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Energy crisis can be overcome by using Swedish green tech

The energy crisis and environmental challenges could be overcome by using Swedish green technologies, speakers said at a seminar held at the Lahore Chamber of Commerce and Industry (LCCI) on Monday.

Swedish Ambassador Lars Hjalmar Wide attended the seminar based on Swedish greentech experience and expertise and how Pakistan could benefit from them in the short-, medium- and long-term.

The Swedish ambassador said that proactive pursuit and practice of stringent environmental policies in Sweden have encouraged research and development in water purification, sanitation, sewage and wastewater treatment, waste management and waste-to-energy, production of bio-fuels, as well as generation of renewable energy from wind, biomass and solar power.

Research data shows that Sweden is the first country in Europe to meet the renewable energy targets, set by the European Union (EU) for 2020, eight years ahead of the schedule, he said, adding that renewable energy accounted for 49.6 percent of total energy used in Sweden at the end of 2012.

“Sweden’s successful experience and knowledge of implementing green technologies could be used by Pakistan to develop a sustainable civic and industrial infrastructure and realise rapid economic growth.”

“There is a strong correlation between economic growth and reduction in waste, greenhouse gases, making optimum use of natural and human resources and the production and conservation of energy to meet the environmental and human development challenges in a changing world,” Wide said.

Farooq Iftikhar, president of the LCCI, said that the business community in Lahore and the surrounding areas, as well as across the country, is keen on acquiring economical and reliable alternative energy solutions to sustain their operations.

Charlotte Kalin, chief executive of the Chamber Trade Sweden (CTS) said that transparency, sustainability and responsibility in trade and business ventures are the three major characteristics being sought by the Swedish companies when looking for resellers and partners.

“Swedish green technologies could play a positive role in realising sustainable socioeconomic growth in compliance with the global labour, human, child and women rights regulations and environmental standards,” Kalin said.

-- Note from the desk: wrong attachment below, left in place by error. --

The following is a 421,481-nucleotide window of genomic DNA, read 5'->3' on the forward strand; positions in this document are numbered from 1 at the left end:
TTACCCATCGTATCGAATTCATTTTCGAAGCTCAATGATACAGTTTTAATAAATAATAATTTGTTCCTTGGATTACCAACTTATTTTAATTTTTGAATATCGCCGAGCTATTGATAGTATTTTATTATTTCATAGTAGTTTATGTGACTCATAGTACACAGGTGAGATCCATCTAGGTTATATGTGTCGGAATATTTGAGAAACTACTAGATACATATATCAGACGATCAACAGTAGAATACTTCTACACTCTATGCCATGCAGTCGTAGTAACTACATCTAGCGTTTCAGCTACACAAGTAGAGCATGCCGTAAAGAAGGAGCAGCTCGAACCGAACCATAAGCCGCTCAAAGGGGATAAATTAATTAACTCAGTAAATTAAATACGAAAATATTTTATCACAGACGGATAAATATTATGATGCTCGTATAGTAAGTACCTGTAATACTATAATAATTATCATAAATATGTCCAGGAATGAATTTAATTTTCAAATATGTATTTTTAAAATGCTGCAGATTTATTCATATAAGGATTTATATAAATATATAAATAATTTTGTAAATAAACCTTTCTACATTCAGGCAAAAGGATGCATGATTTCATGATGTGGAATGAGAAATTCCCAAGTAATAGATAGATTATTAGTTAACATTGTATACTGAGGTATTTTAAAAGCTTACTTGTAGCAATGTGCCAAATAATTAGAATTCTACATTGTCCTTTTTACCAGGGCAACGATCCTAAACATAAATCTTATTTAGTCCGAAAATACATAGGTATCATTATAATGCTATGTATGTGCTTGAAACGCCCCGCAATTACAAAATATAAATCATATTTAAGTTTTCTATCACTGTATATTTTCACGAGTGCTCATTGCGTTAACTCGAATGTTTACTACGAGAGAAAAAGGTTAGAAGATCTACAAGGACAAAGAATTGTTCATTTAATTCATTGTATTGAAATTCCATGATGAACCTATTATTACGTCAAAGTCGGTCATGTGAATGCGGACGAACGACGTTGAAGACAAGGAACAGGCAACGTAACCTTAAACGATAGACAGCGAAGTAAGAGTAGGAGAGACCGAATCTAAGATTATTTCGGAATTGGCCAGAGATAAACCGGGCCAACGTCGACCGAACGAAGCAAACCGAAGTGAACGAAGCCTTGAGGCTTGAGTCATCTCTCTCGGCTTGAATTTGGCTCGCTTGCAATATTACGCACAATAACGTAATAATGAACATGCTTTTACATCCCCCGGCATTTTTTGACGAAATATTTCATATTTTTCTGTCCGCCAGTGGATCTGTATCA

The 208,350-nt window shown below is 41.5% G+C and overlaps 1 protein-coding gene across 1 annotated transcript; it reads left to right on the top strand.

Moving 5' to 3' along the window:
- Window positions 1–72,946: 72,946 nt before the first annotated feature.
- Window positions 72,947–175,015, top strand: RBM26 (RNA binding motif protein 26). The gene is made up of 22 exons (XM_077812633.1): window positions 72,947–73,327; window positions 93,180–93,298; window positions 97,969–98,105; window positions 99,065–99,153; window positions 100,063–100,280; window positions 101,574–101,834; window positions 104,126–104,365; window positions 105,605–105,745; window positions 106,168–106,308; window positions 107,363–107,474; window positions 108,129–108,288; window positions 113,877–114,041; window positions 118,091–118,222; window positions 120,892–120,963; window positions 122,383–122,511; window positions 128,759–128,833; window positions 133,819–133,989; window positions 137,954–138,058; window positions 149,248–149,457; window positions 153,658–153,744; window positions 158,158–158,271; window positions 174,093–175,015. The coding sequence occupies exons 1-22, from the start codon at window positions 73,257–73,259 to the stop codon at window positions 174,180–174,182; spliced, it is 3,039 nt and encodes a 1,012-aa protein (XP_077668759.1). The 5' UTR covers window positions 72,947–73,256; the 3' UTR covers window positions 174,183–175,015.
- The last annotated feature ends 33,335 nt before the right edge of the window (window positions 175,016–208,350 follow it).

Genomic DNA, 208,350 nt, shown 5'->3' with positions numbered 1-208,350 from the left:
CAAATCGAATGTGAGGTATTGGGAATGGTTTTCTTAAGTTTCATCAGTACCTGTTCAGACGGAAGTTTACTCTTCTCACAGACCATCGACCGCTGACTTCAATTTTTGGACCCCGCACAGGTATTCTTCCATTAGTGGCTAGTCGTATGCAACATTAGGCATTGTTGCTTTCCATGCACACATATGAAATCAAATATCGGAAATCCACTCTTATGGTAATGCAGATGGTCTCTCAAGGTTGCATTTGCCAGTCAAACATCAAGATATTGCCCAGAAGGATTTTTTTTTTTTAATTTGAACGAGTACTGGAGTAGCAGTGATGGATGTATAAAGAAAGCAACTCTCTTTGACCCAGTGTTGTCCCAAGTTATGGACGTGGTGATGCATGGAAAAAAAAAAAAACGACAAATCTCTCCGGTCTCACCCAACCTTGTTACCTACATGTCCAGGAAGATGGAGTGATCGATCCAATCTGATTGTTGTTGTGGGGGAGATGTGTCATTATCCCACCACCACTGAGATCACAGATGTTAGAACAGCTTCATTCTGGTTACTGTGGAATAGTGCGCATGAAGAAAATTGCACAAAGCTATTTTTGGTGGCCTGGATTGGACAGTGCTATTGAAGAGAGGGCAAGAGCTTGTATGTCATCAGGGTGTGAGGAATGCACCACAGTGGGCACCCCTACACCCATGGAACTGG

Mohammad Jehanzeb Khan, secretary Energy, Punjab, said a comprehensive energy plan is being prepared and will be implemented in the coming months to maximise the use of renewable energy in the province.Sweden could certainly play a major role in introducing, promoting and implementing environment-friendly projects, he added.

Javed Akbar Bhatti, chief executive of the Punjab Board for Investment and Trade (PBIT), said that Punjab offers lucrative opportunities for joint ventures and investment in green technologies that could create thousands of new jobs and small businesses in the existing and upcoming economic zones of the province.

Yawar Mian, chief executive of Capital Business Sweden, said that by using Swedish green technologies, Pakistani government and companies could overcome several development challenges, including the energy crisis and protecting the environment.

Jonas Rottorp, expert from the Swedish Environmental Research Institute (IVL), said that Pakistan seems to have all the necessary resources to generate more energy than it requires.“The agricultural diversity of Pakistan provides many natural resources and raw materials to set up high value added smart industries to produce innovative globally user-friendly products. There is definitely a big economic opportunity here that we would like to see becoming a reality,” Rottorp said.

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